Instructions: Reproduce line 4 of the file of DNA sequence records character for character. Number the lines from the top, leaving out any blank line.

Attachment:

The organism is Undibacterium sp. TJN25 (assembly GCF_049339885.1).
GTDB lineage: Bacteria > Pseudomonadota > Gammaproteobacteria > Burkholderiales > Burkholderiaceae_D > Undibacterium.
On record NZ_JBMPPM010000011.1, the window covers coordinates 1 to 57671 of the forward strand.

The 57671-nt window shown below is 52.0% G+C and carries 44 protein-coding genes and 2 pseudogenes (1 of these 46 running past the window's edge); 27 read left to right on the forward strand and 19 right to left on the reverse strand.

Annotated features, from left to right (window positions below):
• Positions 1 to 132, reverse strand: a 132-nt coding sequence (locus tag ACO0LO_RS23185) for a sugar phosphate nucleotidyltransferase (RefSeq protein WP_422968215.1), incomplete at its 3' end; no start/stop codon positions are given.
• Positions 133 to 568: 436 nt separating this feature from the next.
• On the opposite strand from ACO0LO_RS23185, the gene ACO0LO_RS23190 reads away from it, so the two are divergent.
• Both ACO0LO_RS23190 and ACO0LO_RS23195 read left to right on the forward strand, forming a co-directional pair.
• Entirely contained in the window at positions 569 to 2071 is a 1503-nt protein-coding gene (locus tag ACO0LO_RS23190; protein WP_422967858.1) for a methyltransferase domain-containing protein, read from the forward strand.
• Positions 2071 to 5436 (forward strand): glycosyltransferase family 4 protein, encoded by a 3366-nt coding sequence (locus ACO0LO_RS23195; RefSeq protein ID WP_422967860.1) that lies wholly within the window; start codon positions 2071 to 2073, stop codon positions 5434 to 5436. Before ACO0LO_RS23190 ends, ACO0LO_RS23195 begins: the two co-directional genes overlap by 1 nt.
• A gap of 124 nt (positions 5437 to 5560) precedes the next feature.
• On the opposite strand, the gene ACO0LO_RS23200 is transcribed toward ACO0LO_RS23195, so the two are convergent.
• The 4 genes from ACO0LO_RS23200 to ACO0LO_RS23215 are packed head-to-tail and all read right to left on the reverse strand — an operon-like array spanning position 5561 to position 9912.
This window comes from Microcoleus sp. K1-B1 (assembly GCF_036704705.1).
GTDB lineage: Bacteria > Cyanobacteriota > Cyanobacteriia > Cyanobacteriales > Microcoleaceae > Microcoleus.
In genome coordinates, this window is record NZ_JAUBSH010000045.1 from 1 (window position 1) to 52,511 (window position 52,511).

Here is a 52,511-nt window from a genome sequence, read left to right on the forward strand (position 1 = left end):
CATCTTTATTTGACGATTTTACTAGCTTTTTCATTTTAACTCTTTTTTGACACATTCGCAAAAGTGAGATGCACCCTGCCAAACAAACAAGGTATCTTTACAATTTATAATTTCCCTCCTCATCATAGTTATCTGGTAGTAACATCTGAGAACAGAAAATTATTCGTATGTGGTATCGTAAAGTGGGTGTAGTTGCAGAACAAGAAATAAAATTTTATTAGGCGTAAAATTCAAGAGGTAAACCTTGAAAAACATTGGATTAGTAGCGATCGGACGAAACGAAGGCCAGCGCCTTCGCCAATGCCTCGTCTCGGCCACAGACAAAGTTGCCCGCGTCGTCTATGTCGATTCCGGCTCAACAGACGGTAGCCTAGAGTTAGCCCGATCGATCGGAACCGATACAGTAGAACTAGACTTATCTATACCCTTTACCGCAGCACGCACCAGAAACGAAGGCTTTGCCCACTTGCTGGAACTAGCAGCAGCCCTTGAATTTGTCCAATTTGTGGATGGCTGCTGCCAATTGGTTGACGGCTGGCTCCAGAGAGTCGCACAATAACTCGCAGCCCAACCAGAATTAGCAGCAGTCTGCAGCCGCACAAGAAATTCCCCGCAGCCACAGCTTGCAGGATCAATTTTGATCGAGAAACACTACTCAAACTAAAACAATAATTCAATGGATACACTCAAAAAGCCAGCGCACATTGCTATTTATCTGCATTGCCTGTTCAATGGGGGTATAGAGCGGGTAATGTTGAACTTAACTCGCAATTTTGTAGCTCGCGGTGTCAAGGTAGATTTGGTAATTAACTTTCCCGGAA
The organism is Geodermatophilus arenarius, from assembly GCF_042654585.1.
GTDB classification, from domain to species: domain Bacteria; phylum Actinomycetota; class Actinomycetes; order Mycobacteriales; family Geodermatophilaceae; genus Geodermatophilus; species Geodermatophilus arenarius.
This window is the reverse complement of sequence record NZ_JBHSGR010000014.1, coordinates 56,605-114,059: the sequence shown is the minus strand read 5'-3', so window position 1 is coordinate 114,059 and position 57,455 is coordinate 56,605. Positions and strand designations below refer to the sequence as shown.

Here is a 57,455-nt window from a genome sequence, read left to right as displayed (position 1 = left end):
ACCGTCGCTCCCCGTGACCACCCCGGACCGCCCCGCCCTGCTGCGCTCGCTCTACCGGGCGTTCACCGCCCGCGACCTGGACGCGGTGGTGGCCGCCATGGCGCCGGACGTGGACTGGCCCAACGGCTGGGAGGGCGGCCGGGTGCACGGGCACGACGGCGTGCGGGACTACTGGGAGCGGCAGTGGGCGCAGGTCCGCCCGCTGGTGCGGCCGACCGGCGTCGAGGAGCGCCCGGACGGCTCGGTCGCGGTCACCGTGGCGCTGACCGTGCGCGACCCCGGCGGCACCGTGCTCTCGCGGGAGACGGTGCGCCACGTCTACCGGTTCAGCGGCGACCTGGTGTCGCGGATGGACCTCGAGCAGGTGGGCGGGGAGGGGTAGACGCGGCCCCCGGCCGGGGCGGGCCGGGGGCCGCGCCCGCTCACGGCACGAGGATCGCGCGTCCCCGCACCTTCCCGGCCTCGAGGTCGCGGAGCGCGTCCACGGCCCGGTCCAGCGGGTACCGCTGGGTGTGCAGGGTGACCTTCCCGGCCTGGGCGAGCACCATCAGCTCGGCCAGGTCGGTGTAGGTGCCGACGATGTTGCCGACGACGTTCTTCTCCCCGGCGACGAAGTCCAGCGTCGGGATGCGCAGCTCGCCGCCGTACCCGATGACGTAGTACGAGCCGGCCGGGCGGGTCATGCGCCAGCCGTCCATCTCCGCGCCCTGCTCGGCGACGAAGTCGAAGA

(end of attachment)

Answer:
The 57671-nt window shown below is 52.0% G+C and carries 44 protein-coding genes and 2 pseudogenes (1 of these 46 running past the window's edge); 27 read left to right on the forward strand and 19 right to left on the reverse strand.